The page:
James Island church destroyed in fire to celebrate new steeple installation
JAMES ISLAND, S.C. (WCSC) - Nearly two years after a church on James Island was destroyed in a devastating fire, church leaders are holding a community event Wednesday to celebrate getting a new steeple installed.
“This is just a moment to celebrate what God has done over the past 2 years. The steeple is almost like a beacon to the community like, ‘Hey we’re still here, we’re still here to help, we’re still here to help bring hope,” Pastor Marty Middleton says.
The steeple celebration at Fort Johnson Baptist Church on Camp Road begins at 6:30 p.m. There will be music, snow cones, bounce castles, a slide show of the reconstruction process and more.
Lightning struck the steeple in September of 2021, which smoldered overnight until huge flames engulfed the structure, Middleton says. What the fire didn’t destroy, he tells us, smoke and water from the firehoses did.
The steeple collapsed into the sanctuary, with insulation, beams, roofing and other debris tumbling onto the pews and littering the aisles. The classroom space behind the sanctuary was also destroyed, Middleton says.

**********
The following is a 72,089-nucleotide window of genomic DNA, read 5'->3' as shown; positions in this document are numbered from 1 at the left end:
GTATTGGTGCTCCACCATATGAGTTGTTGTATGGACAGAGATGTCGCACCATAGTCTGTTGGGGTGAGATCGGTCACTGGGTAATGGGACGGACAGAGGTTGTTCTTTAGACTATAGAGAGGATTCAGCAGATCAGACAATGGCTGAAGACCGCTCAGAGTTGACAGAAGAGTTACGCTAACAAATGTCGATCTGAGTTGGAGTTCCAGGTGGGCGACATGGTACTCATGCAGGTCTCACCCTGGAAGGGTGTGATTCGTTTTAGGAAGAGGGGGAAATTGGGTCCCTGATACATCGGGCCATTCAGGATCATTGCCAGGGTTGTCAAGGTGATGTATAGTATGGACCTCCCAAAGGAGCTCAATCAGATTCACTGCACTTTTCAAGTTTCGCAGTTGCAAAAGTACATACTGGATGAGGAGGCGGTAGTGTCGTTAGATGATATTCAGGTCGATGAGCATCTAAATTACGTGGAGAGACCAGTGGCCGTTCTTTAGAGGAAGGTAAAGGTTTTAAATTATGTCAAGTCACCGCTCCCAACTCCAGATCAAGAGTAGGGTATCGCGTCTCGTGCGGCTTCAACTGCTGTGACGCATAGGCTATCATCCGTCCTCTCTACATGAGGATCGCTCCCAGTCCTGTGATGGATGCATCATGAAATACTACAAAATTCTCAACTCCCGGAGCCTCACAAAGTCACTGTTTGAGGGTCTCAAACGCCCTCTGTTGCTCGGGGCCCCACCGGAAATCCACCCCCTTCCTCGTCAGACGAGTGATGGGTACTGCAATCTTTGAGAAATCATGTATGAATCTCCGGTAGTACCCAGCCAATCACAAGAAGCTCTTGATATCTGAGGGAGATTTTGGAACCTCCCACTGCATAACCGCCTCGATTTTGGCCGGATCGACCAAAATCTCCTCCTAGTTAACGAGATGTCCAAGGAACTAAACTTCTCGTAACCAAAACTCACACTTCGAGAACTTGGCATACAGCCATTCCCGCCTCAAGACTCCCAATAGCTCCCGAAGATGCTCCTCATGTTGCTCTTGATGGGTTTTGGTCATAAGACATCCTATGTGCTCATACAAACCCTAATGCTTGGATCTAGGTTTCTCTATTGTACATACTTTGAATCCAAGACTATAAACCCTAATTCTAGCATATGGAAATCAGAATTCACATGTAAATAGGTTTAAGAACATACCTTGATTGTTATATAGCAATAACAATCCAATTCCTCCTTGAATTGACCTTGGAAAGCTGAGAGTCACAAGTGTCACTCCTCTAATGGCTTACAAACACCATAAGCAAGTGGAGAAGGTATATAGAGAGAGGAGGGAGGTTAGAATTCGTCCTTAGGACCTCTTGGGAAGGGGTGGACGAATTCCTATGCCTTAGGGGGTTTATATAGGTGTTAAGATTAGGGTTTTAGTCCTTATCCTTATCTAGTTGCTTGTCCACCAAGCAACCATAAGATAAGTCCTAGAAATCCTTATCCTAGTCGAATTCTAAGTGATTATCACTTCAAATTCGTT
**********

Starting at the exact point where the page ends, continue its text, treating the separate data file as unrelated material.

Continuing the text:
The sanctuary itself is still under construction and is set to be finished this fall, and the new classrooms behind the sanctuary are finished, allowing preschoolers to enjoy the new facilities when school starts there next week.
With the new steeple set to be installed Wednesday, the whole story will be brought full circle since it was what first caught fire.
“The steeple’s being raised throughout the day today, and tonight hopefully everything will be on the roof and we’ll be able to see and celebrate what God’s done over the past 2 years,” Middleton says. “A lot of times you go through a hard time and it can be difficult, but we want to focus on the positive things that have happened.”
Despite insurance and previous donations to the church, they are about $1.5 million short on funds for the renovation and reconstruction because of required code upgrades and limits on insurance, Middleton says.
“To go through a process like this and end up with $1.5 million of debt is going to be disheartening for our people,” he says. “If there’s a way people want to give or pray or coming out to support what we’re doing right here, that would be greatly appreciated.”
If you would like to learn more information about the renovation or to donate, visit fjbc.net/give
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